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Friday15November2019
Cow Giving
Wednesday, 28 January 2015 Written by Doris Boroje

Cow Giving

This past weekend was very important for one of our teachers, Jean Paul and his wife Speciose, who also works at Padri Vjeko school, as well as for their whole family. You see, in Rwanda there is a tradition related to weddings and cows and it goes something like this.

Before he got married, Paulo had to give a cow to his future bride’s parents. Here it’s called “bride price”, but it doesn’t mean that he bought the bride. Instead, it is a sign of great respect towards the bride and a sign that she is very much cherished by her future husband. Furthermore, it demonstrates his ability as a husband to take care of his future family.

Cow Giving

The cow stays with his wife’s parents until it calves, and then it is returned to its original owner, in this case to our Paul, while the calf stays with the wife’s family. The returning of the cow is always an important event in the village and all the neighbours get invited to participate in the celebration of the occasion.

It is important to realize that Rwanda is a very poor country, so the fact that guests are served meat, which is rarely on the menu, tells us a lot about the importance of the event. And this time this wonderful event was not just about one, but two cows! …one that was being returned by the ‘in-laws’ and yet another one that Paulo received as a gift from a neighbour.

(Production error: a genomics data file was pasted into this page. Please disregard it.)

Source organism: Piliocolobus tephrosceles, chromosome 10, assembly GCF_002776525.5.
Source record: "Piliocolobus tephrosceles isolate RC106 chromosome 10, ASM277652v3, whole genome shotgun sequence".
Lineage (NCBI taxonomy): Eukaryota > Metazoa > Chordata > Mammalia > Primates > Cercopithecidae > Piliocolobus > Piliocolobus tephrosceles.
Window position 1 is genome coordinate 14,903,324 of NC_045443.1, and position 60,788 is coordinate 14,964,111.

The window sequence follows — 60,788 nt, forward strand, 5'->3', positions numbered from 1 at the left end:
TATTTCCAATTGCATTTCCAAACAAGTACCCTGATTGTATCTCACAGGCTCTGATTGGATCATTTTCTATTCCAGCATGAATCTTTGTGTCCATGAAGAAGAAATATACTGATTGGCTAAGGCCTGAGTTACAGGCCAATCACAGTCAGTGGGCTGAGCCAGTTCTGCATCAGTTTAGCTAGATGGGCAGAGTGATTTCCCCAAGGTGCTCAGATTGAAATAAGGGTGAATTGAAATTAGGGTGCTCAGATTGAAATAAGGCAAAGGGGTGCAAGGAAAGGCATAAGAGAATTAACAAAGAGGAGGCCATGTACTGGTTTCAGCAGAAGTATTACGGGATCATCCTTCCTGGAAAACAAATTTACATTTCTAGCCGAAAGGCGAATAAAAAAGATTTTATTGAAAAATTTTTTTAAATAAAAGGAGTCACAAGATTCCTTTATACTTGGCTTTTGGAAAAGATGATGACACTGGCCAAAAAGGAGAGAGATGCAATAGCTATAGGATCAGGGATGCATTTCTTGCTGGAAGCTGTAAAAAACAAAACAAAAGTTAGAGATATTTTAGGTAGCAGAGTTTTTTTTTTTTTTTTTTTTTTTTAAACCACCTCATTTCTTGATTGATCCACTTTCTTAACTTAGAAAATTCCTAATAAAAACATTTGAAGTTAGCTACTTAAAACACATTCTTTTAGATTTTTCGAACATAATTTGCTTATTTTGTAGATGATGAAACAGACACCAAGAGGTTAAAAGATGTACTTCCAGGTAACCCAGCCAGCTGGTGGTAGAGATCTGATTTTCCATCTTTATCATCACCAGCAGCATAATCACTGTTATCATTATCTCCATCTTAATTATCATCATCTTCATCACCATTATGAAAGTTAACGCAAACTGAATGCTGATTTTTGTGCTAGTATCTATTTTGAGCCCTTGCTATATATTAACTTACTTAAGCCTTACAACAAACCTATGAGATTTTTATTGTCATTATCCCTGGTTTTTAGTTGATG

Cow GivingCow Giving

You see, Paulo’s father, now deceased, had given a cow to this neighbour and now this neighbour was returning the favour to Paulo. But, alas, it would prove to be nearly impossible to feed two cows, so Paulo will probably ‘gift’ one of them to a family member and afterwards (when perhaps he can afford to feed it) get a calf in return.

Both families had a representative who spoke on their behalf. After their introductory speeches and some conversation the host’s representative presented a gift to the other, to acknowledge that he was greeted and had successfully conveyed the message. In the meantime the cows were taken to the barn and then the guests were served food and drinks. Of course, as always, all this was accompanied by traditional music and dancing.

Translated by Branimir Mlakić
Edited by Valerie Kae Ken

 
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